“Jim Richard at Arthur Roger”, Art in America


by Simeon Hunter, ART IN AMERICA

Facing the Collection, 1999

Jim Richard forces together elements of visual culture that are rich in connotations of social hierarchy and the diversity of taste. His paintings are like American food: flat, rich, irradiated and filled with chemical additives. He frames his cultural codes as domestic interiors, always unpeopled and usually crammed with possessions, spaces so filled with emptiness, they ache. By evacuating the human subject from the environment, Richard implicates the viewer. Smilingly, we are held responsible for our knowledge, our tastes and our desires–consummated or otherwise.

Richard’s claustrophobic interiors feature period furniture, kitsch objects and art works of a mostly generic modernist flavor. The pastiches are cunning, funny and very, very dry. Certain titles parody the pride of ownership (Collector’s Chair, 1998; Collector’s Corner, 2000); others seem to describe formal options in abstract painting (Round and Straight, Polka-Dot Passage, both 2000). Collectors of Richard’s work enjoy the privilege of owning jokes at their own expense.

The artist’s own “collecting” is represented here as well. His image archive has been torn from magazines, half-remembered from movies and diligently learned in art-history classes. Richard’s skill in obliging oil paint (and oil pastel) to behave in the manner of the most cleanly executed screen prints is astonishing. Whatever obsession leads him to paint flocked wallpaper in a hard-edged Pop style may be overwhelming, but it is also purposeful.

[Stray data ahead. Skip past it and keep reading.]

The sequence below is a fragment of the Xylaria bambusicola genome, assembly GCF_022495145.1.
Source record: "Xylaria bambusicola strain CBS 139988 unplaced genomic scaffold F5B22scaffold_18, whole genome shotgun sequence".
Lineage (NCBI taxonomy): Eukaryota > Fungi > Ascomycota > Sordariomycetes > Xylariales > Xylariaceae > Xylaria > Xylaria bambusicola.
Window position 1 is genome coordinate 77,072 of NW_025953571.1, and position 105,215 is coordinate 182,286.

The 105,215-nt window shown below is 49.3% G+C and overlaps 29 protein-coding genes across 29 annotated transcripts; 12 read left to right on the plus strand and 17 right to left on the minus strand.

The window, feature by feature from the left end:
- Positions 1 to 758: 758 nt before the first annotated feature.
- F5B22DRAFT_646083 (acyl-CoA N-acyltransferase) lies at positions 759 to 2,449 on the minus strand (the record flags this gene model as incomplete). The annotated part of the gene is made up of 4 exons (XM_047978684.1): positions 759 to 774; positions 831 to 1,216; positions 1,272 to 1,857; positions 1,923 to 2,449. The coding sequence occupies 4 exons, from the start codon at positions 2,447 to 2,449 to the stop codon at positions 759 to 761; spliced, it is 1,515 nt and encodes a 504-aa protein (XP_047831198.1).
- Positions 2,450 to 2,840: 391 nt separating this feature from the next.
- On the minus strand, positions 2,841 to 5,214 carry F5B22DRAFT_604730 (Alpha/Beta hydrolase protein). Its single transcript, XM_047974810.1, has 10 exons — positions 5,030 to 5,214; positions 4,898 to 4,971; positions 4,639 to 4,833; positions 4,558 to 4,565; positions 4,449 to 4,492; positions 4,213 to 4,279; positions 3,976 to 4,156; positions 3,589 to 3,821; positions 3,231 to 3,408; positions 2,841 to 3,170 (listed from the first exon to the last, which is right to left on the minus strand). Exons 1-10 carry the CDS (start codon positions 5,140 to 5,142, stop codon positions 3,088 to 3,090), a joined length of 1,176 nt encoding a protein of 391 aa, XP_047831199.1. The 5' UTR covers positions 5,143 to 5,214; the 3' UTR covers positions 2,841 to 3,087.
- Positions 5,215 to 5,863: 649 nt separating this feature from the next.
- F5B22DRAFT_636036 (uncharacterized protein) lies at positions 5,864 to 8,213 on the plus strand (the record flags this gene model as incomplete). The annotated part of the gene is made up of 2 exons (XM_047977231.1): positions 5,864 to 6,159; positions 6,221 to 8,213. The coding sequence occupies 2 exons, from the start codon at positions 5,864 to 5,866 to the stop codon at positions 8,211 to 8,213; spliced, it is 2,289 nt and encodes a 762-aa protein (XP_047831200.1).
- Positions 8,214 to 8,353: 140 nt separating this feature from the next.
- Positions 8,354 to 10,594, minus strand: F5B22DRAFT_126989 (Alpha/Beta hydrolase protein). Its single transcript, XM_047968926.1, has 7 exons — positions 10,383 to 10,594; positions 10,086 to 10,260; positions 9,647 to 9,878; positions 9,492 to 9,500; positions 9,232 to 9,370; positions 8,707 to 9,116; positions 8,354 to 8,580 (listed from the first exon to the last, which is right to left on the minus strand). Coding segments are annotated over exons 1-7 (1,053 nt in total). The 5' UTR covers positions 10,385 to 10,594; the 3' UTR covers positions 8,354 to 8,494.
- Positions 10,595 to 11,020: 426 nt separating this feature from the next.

In Facing the Collection (1999), Richard uses that wallpaper as the backdrop for a staggering series of artifacts. The scene–worthy of Hitchcock’s Rear Window–is framed up dead center. In the foreground, a large, metal, corporate-looking sculpture sprawls before a modern hearth. Above the sculpture hangs a dubious, Arp-like abstraction in a gilded 19th-century frame, provenance doubtful. To the left, a piecrust table with ’50s lamp, vase and roses stands beneath a cheap graphic landscape and a Mannerist sex romp. To the right, a painting of Roman soldiers hangs above a Regency chair. Did I omit the wainscoting? All of this is executed in the most restrained manner, in a muted palette and with Richard’s unfailing crispness and correctly rendered shadows.

Fine, fake, historical, pop and kitsch together evoke a decadence that feels true to New Orleans, where contradictions are the norm and where the esthetic of pastiche requires little manipulation on the artist’s part. Richard’s work can be charming, even playful, but in that particularly Southern way, where, with a smile and a few soft words, people are able to make you feel extremely uncomfortable without actually being rude.

COPYRIGHT 2001 Brant Publications, Inc.

COPYRIGHT 2001 Gale Group